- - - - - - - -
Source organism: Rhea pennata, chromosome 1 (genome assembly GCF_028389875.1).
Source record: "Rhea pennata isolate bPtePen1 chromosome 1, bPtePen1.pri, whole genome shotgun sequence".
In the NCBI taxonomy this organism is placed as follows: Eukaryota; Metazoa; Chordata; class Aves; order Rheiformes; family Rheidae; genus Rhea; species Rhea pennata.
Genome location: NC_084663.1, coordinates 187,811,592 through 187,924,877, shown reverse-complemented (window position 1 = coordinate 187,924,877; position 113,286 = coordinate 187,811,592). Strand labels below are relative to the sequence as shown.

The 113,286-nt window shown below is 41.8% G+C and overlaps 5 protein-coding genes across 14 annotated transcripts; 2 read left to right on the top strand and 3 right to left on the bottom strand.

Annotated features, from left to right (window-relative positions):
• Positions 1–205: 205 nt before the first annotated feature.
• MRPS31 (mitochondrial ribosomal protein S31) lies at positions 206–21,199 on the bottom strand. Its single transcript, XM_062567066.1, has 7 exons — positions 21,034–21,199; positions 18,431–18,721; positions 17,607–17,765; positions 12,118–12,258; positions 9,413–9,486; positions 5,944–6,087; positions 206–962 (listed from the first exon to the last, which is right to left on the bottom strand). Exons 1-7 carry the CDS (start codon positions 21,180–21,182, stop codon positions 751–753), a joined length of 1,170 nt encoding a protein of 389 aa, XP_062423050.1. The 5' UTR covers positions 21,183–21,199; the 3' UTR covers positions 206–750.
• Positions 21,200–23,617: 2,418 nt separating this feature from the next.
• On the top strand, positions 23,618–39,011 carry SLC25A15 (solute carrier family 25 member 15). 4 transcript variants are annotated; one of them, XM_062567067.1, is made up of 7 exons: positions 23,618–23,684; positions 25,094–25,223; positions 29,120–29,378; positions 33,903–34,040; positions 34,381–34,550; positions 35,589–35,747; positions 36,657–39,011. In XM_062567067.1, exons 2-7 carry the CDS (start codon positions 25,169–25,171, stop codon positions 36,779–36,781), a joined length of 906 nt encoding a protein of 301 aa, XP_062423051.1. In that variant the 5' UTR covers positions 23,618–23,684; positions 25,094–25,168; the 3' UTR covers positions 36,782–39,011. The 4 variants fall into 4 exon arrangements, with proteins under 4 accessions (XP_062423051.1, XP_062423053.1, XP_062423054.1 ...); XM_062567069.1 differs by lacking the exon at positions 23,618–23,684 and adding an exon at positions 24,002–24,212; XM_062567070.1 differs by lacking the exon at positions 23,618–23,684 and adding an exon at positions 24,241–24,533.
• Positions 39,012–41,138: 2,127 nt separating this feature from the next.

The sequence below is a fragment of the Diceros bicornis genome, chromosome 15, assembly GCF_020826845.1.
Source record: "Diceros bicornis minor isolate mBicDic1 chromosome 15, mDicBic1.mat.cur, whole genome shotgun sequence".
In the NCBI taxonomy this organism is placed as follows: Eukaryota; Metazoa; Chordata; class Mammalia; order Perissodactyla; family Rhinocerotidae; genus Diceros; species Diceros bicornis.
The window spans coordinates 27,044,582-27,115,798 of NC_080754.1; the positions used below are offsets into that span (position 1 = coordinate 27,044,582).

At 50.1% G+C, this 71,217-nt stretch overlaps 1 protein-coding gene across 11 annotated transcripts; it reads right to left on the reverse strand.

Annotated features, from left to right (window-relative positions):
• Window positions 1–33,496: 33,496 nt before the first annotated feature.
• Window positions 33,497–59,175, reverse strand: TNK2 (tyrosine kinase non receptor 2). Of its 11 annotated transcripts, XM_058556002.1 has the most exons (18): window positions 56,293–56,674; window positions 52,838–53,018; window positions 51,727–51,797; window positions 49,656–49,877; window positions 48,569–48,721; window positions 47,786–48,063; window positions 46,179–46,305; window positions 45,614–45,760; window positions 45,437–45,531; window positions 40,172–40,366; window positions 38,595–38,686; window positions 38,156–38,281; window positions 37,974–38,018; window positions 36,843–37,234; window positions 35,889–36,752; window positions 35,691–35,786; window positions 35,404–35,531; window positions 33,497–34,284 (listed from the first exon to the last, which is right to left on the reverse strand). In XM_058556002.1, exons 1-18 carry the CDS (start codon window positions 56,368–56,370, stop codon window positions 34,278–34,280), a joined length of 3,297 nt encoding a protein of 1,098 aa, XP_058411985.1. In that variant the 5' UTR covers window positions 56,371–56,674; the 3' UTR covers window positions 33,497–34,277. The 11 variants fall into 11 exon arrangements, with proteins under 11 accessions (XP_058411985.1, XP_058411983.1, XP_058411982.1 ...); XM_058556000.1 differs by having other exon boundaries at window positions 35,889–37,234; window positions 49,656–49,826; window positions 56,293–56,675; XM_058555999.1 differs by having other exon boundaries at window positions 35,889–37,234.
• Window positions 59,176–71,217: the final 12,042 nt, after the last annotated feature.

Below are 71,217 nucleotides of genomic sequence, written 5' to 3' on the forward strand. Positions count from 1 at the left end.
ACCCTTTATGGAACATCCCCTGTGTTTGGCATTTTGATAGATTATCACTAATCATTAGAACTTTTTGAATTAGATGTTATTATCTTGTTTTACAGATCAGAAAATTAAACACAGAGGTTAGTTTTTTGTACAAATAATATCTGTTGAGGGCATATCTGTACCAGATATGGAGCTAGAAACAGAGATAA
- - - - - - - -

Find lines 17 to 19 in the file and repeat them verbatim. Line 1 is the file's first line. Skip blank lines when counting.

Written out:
Annotated features, from left to right (window-relative positions):
• Window positions 1–33,496: 33,496 nt before the first annotated feature.
• Window positions 33,497–59,175, reverse strand: TNK2 (tyrosine kinase non receptor 2). Of its 11 annotated transcripts, XM_058556002.1 has the most exons (18): window positions 56,293–56,674; window positions 52,838–53,018; window positions 51,727–51,797; window positions 49,656–49,877; window positions 48,569–48,721; window positions 47,786–48,063; window positions 46,179–46,305; window positions 45,614–45,760; window positions 45,437–45,531; window positions 40,172–40,366; window positions 38,595–38,686; window positions 38,156–38,281; window positions 37,974–38,018; window positions 36,843–37,234; window positions 35,889–36,752; window positions 35,691–35,786; window positions 35,404–35,531; window positions 33,497–34,284 (listed from the first exon to the last, which is right to left on the reverse strand). In XM_058556002.1, exons 1-18 carry the CDS (start codon window positions 56,368–56,370, stop codon window positions 34,278–34,280), a joined length of 3,297 nt encoding a protein of 1,098 aa, XP_058411985.1. In that variant the 5' UTR covers window positions 56,371–56,674; the 3' UTR covers window positions 33,497–34,277. The 11 variants fall into 11 exon arrangements, with proteins under 11 accessions (XP_058411985.1, XP_058411983.1, XP_058411982.1 ...); XM_058556000.1 differs by having other exon boundaries at window positions 35,889–37,234; window positions 49,656–49,826; window positions 56,293–56,675; XM_058555999.1 differs by having other exon boundaries at window positions 35,889–37,234.